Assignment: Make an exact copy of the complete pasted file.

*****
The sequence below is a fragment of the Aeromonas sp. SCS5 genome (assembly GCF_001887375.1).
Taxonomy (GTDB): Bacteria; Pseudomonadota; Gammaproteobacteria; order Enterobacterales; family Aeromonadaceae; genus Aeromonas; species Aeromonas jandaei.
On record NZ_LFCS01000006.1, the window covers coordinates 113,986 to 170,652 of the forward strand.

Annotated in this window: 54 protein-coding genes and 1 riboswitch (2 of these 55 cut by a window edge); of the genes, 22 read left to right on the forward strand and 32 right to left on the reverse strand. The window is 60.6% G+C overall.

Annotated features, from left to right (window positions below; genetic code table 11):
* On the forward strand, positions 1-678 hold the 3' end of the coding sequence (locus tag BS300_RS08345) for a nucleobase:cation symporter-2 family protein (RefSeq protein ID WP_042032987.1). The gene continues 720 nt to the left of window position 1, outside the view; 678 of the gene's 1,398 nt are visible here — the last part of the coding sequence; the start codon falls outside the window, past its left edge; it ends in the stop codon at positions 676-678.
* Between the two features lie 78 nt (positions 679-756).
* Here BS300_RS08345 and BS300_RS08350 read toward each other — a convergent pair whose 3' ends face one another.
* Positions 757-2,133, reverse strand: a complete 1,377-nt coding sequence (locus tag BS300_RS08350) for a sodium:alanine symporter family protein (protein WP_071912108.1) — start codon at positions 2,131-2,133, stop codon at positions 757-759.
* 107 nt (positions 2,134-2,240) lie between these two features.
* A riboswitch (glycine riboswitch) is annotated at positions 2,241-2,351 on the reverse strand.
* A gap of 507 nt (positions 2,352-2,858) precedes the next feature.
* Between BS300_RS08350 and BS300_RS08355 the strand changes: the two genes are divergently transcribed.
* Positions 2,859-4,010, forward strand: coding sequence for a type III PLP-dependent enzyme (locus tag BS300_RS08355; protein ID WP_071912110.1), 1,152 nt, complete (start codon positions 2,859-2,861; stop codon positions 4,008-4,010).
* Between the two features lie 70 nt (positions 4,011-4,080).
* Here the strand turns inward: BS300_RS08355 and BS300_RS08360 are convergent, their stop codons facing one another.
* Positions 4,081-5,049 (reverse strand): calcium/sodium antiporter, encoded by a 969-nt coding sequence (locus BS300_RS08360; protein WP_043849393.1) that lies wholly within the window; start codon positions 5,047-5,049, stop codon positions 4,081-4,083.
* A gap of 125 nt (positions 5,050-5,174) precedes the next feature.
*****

The sequence below is a fragment of the Aeromonas sp. SCS5 genome (assembly GCF_001887375.1).
Taxonomy (GTDB): Bacteria; Pseudomonadota; Gammaproteobacteria; order Enterobacterales; family Aeromonadaceae; genus Aeromonas; species Aeromonas jandaei.
On record NZ_LFCS01000006.1, the window covers coordinates 113,986 to 170,652 of the forward strand.

Annotated in this window: 54 protein-coding genes and 1 riboswitch (2 of these 55 cut by a window edge); of the genes, 22 read left to right on the forward strand and 32 right to left on the reverse strand. The window is 60.6% G+C overall.

Annotated features, from left to right (window positions below; genetic code table 11):
* On the forward strand, positions 1-678 hold the 3' end of the coding sequence (locus tag BS300_RS08345) for a nucleobase:cation symporter-2 family protein (RefSeq protein ID WP_042032987.1). The gene continues 720 nt to the left of window position 1, outside the view; 678 of the gene's 1,398 nt are visible here — the last part of the coding sequence; the start codon falls outside the window, past its left edge; it ends in the stop codon at positions 676-678.
* Between the two features lie 78 nt (positions 679-756).
* Here BS300_RS08345 and BS300_RS08350 read toward each other — a convergent pair whose 3' ends face one another.
* Positions 757-2,133, reverse strand: a complete 1,377-nt coding sequence (locus tag BS300_RS08350) for a sodium:alanine symporter family protein (protein WP_071912108.1) — start codon at positions 2,131-2,133, stop codon at positions 757-759.
* 107 nt (positions 2,134-2,240) lie between these two features.
* A riboswitch (glycine riboswitch) is annotated at positions 2,241-2,351 on the reverse strand.
* A gap of 507 nt (positions 2,352-2,858) precedes the next feature.
* Between BS300_RS08350 and BS300_RS08355 the strand changes: the two genes are divergently transcribed.
* Positions 2,859-4,010, forward strand: coding sequence for a type III PLP-dependent enzyme (locus tag BS300_RS08355; protein ID WP_071912110.1), 1,152 nt, complete (start codon positions 2,859-2,861; stop codon positions 4,008-4,010).
* Between the two features lie 70 nt (positions 4,011-4,080).
* Here the strand turns inward: BS300_RS08355 and BS300_RS08360 are convergent, their stop codons facing one another.
* Positions 4,081-5,049 (reverse strand): calcium/sodium antiporter, encoded by a 969-nt coding sequence (locus BS300_RS08360; protein WP_043849393.1) that lies wholly within the window; start codon positions 5,047-5,049, stop codon positions 4,081-4,083.
* A gap of 125 nt (positions 5,050-5,174) precedes the next feature.